This brief details six out-of-school factors (OSFs) common among the poor that significantly affect the health and learning opportunities of children, and accordingly limit what schools can accomplish on their own: (1) low birth-weight and non-genetic prenatal influences on children; (2) inadequate medical, dental, and vision care, often a result of inadequate or no medical insurance; (3) food insecurity; (4) environmental pollutants; (5) family relations and family stress; and (6) neighborhood characteristics. These OSFs are related to a host of poverty-induced physical, sociological, and psychological problems that children often bring to school, ranging from neurological damage and attention disorders to excessive absenteeism, linguistic underdevelopment, and oppositional behavior. Also discussed is a seventh OSF, extended learning opportunities, such as preschool, after school, and summer school programs that can help to mitigate some of the harm caused by the first six factors.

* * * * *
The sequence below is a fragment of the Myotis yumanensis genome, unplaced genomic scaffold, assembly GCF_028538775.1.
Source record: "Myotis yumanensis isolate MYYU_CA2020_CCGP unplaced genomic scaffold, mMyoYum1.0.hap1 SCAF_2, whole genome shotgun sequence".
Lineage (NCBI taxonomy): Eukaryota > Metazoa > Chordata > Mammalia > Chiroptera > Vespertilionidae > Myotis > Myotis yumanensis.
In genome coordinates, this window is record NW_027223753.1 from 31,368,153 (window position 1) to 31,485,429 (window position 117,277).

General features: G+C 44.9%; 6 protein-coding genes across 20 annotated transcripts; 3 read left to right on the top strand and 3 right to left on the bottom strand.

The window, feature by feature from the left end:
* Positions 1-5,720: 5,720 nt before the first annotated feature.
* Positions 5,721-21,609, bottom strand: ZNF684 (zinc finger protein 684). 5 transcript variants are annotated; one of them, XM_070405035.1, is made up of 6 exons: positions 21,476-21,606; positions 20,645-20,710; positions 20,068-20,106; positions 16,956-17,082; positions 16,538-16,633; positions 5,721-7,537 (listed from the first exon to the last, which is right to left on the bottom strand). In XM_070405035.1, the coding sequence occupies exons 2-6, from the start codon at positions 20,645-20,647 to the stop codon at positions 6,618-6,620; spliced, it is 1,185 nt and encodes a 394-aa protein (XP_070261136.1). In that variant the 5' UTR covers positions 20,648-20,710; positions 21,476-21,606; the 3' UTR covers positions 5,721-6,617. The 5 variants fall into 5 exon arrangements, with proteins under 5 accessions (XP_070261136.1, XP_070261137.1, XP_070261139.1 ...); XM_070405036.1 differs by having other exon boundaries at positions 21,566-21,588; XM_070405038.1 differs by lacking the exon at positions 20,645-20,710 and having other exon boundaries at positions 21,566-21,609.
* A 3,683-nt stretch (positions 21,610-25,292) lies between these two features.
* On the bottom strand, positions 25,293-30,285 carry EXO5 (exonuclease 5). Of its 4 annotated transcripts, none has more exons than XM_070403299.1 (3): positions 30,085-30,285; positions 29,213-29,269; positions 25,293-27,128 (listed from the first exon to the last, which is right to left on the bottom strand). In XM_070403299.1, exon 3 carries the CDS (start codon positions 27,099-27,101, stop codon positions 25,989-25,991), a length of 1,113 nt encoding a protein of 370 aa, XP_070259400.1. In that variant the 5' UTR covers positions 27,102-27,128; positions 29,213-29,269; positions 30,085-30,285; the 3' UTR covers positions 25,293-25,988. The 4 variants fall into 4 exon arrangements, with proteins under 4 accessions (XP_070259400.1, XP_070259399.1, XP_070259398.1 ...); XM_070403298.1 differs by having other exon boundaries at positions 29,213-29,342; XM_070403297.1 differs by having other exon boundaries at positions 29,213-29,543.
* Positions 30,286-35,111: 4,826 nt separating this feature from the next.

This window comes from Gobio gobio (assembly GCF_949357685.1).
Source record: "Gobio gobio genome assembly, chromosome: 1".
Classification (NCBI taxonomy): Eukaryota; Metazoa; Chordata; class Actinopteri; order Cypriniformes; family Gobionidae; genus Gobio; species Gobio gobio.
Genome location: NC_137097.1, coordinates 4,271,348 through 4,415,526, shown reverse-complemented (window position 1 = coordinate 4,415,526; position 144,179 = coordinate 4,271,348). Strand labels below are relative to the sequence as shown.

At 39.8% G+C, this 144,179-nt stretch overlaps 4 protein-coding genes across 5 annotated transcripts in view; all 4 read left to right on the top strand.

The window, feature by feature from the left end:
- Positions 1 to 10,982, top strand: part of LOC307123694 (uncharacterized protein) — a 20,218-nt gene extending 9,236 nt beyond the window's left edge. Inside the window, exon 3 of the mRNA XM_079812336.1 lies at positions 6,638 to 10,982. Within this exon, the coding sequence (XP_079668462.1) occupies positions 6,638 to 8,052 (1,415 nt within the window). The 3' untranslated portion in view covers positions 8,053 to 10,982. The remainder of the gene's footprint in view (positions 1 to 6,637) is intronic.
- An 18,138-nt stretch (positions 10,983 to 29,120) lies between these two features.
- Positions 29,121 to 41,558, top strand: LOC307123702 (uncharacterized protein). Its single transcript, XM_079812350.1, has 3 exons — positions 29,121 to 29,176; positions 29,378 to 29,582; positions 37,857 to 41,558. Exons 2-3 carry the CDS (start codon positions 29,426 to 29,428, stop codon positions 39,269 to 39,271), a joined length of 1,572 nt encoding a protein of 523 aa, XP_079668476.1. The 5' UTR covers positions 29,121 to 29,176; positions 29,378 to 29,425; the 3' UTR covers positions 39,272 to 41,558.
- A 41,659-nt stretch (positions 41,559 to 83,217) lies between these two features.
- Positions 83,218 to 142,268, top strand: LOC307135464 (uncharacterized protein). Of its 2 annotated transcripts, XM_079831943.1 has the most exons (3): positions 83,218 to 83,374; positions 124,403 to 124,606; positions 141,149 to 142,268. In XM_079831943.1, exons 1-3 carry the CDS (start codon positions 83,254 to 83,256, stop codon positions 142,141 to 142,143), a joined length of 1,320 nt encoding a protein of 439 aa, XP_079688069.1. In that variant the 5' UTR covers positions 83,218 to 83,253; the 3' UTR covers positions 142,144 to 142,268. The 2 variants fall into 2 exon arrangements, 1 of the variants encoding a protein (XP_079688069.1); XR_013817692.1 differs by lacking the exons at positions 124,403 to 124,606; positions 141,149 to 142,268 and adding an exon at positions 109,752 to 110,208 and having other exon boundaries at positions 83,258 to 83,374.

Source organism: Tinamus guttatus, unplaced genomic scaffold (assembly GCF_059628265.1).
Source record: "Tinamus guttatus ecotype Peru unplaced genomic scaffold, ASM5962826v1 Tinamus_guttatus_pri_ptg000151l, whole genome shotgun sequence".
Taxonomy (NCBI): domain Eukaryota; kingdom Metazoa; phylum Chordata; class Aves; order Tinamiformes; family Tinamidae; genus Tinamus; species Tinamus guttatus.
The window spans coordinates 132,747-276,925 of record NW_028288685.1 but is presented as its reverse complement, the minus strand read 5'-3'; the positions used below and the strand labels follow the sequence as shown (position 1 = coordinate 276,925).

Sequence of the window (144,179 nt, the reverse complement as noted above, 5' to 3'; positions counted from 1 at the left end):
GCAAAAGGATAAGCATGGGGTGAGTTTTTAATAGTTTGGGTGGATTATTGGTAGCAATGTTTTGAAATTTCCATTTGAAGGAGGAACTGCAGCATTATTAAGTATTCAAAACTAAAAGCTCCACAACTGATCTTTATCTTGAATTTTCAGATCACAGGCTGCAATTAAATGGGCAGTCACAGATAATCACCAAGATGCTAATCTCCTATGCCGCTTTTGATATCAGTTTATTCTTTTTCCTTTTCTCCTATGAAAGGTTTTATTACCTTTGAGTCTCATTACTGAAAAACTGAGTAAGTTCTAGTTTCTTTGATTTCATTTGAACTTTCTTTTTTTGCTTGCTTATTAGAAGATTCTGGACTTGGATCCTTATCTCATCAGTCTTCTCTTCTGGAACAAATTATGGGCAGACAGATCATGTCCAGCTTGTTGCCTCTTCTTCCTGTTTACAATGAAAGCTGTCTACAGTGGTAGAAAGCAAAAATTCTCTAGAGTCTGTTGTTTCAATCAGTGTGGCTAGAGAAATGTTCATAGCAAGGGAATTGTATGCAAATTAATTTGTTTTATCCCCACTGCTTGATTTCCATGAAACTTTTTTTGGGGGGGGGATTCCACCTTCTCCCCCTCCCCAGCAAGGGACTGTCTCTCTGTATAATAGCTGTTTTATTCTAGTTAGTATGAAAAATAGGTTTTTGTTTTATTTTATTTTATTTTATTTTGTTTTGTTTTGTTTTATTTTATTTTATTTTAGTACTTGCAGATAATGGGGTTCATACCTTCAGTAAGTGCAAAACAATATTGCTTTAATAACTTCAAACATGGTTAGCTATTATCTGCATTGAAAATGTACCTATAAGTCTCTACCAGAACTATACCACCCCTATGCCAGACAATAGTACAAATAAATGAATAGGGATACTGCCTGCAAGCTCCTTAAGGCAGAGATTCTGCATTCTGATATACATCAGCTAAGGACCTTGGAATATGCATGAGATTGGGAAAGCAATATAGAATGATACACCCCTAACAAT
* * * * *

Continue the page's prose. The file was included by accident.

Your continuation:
Resources related to this item
Berliner, D. C. (2009). Poverty and Potential: Out-of-School Factors and School Success. Boulder, CO: National Education Policy Center. Retrieved [date] from https://scholar.colorado.edu/nepc/292
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